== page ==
CSS leading-trim – The Future of Digital Typesetting

Ethan Wang, who works at Microsoft:

In a standard text box, there’s almost always extra space above and below the actual text. Because of this, when you use a text box to measure and implement spacing, it ends up larger than you intended. The bigger the line height, the bigger the problem.

You can see the issue below: the 32px gap between all text ends up too be more than 32px because of this:

To solve this the new CSS property leading-trim from the CSS Inline Layout Module Level 3 specification can be used. As per spec:

The leading-trim properties allow controlling the spacing above and below the first and last lines of a block. It allows precise control over spacing; moreover, by relying on font metrics rather than hard-coded lengths, it allows content to be resized, rewrapped, and rendered in a variety of fonts while maintaining that spacing.

Vertical Centering of Text is explicitly mentioned in the specification of this new property. Use it as follows:

h1 { 
 text-edge: cap alphabetic;
 leading-trim: both;

As Wang notes:

The example above first uses text-edge (also a new property) to tell the browser the desired edge of the text is the cap height and the alphabetic baseline. Then it uses leading-trim to trim it from both sides.

These two simple lines of CSS create a clean text box that hugs your text. This helps you achieve much more accurate spacings and create a better visual hierarchy.

Cool! 🤩

Leading-Trim: The Future of Digital Typesetting →

The Case of the Top Secret iPod

David Shayer, who was an iPod Software Engineer – the 2nd one they hired for the iPod project when it started in 2001 – back in the day:

It was a gray day in late 2005. I was sitting at my desk, writing code for the next year’s iPod. Without knocking, the director of iPod Software — my boss’s boss — abruptly entered and closed the door behind him. He cut to the chase. “I have a special assignment for you. Your boss doesn’t know about it. You’ll help two engineers from the US Department of Energy build a special iPod. Report only to me.”

You can of course already guess the two engineers didn’t work for the US Department of Energy itself, but worked for a US Defense Contractor …

The Case of the Top Secret iPod →

Via Kottke

Feature Detecting CSS Flexbox Gap Support

In my post on Flexbox Gap I wanted to feature detect support for it using @supports. That however failed. As I then noted:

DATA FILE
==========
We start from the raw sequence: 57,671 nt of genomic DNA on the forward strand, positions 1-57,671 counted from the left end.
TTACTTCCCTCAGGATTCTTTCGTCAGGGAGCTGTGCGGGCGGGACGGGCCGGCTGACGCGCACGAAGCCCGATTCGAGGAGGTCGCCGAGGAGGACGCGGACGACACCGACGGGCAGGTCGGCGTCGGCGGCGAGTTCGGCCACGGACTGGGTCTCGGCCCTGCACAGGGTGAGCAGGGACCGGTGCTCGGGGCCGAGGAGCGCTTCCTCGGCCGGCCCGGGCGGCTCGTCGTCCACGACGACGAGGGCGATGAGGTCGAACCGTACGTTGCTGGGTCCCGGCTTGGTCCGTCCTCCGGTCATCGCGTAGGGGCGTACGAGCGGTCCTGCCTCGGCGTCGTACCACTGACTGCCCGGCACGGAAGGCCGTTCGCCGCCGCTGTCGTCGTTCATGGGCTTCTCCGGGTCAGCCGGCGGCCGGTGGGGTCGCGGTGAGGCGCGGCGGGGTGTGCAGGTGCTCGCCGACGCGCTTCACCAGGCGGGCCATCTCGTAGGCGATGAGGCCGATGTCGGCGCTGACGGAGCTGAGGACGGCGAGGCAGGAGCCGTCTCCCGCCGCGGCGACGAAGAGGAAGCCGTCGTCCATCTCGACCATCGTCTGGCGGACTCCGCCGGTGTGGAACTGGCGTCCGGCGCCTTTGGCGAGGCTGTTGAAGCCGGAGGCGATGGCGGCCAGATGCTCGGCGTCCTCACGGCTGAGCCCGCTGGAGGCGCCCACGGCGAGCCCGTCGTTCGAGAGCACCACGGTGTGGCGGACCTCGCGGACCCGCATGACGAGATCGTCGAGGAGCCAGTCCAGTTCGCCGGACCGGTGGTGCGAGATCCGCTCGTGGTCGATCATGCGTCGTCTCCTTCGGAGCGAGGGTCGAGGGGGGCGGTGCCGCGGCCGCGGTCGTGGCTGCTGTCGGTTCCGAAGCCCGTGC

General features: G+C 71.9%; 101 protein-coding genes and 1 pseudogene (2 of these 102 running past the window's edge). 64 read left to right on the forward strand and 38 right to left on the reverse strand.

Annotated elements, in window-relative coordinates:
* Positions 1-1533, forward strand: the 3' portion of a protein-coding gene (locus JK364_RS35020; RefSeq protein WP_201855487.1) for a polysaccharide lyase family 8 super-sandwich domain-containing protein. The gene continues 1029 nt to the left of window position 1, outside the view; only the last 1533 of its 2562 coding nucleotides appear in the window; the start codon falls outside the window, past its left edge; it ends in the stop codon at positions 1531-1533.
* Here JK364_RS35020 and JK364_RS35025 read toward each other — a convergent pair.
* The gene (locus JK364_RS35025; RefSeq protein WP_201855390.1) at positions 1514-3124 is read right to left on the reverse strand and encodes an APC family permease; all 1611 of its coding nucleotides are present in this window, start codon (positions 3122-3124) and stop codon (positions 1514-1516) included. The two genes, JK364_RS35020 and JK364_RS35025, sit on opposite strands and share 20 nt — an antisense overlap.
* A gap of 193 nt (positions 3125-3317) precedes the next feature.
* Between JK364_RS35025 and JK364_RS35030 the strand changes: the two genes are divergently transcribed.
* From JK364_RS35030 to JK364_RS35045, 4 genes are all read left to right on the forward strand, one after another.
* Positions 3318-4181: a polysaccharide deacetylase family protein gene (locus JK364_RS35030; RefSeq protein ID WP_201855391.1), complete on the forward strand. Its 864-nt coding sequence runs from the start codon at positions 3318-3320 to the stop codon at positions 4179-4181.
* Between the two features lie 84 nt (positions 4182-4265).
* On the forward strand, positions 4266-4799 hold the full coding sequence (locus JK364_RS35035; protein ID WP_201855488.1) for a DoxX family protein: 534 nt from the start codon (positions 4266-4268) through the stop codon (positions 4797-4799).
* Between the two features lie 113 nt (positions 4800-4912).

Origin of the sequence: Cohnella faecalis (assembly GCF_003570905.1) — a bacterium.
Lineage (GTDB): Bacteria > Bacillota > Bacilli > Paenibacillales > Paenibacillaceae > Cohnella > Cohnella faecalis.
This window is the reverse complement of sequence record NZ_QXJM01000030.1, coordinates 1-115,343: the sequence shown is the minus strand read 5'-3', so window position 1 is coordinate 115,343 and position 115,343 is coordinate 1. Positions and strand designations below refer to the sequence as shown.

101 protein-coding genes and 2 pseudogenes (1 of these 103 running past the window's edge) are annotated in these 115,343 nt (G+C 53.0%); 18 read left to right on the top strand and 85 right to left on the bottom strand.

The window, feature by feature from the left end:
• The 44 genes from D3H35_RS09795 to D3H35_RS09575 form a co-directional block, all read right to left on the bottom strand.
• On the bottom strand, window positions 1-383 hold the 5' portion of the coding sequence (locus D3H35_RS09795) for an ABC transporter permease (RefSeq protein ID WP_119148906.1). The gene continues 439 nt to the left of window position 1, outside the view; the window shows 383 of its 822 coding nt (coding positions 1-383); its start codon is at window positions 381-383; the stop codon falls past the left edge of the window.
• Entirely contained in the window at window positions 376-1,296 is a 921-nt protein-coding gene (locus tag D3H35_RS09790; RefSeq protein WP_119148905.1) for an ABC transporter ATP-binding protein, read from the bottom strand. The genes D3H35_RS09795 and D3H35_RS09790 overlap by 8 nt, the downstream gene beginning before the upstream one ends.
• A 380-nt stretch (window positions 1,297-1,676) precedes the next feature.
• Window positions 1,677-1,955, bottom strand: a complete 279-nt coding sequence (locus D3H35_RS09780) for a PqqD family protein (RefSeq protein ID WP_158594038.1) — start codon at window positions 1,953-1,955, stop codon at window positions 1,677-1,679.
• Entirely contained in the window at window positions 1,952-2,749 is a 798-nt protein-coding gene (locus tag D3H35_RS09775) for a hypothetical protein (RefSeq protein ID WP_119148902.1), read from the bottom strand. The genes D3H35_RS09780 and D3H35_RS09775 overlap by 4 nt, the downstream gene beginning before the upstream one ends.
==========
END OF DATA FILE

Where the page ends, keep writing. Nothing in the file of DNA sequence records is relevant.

In the demo above I wanted to show a warning in browsers that don’t support flexbox gap. For that I tried using @supports, which has proven to be successful before.

.warning {
    display: block;

/* Hide warning in case browser supports flexbox gap */
@supports (display: flex) and (gap: 1em) { /* DOES NOT WORK AS INTENDED! */
    .warning {
        display: none;

But that’s not really working as intended. In Chromium < 85 – which does not support flexbox gap – the warning is hidden, this because both conditions are evaluated separately:

  • Does Chromium < 85 support display: flex? Yes
  • Does Chromium < 85 support gap: 1em? Yes (from CSS Grid)

This makes me wonder whether re-using property names remains a good idea or not. Perhaps an extension to css-conditional should be made so that it supports a combination of properties — e.g. @supports (display: flex; gap: 1em)?

I’ve filed an issue for the latter.


Recently Ahmad Shadeed has encountered the same issue. Digging further into the issue – and looking for a way to detect it now – he finally turned to Feature Detection using JavaScript, with this little snippet borrowed from Modernizr:

function checkFlexGap() {
    // create flex container with row-gap set
    var flex = document.createElement("div");
    flex.style.display = "flex";
    flex.style.flexDirection = "column";
    flex.style.rowGap = "1px";

    // create two, elements inside it

    // append to the DOM (needed to obtain scrollHeight)
    var isSupported = flex.scrollHeight === 1; // flex container should be 1px high from the row-gap

    return isSupported;

With said function in place, you can then add a CSS class onto the html element to indicate if the combination of both Flexbox and Gap is supported or not. With some clever selectors in place inside your CSS, you can then act upon that.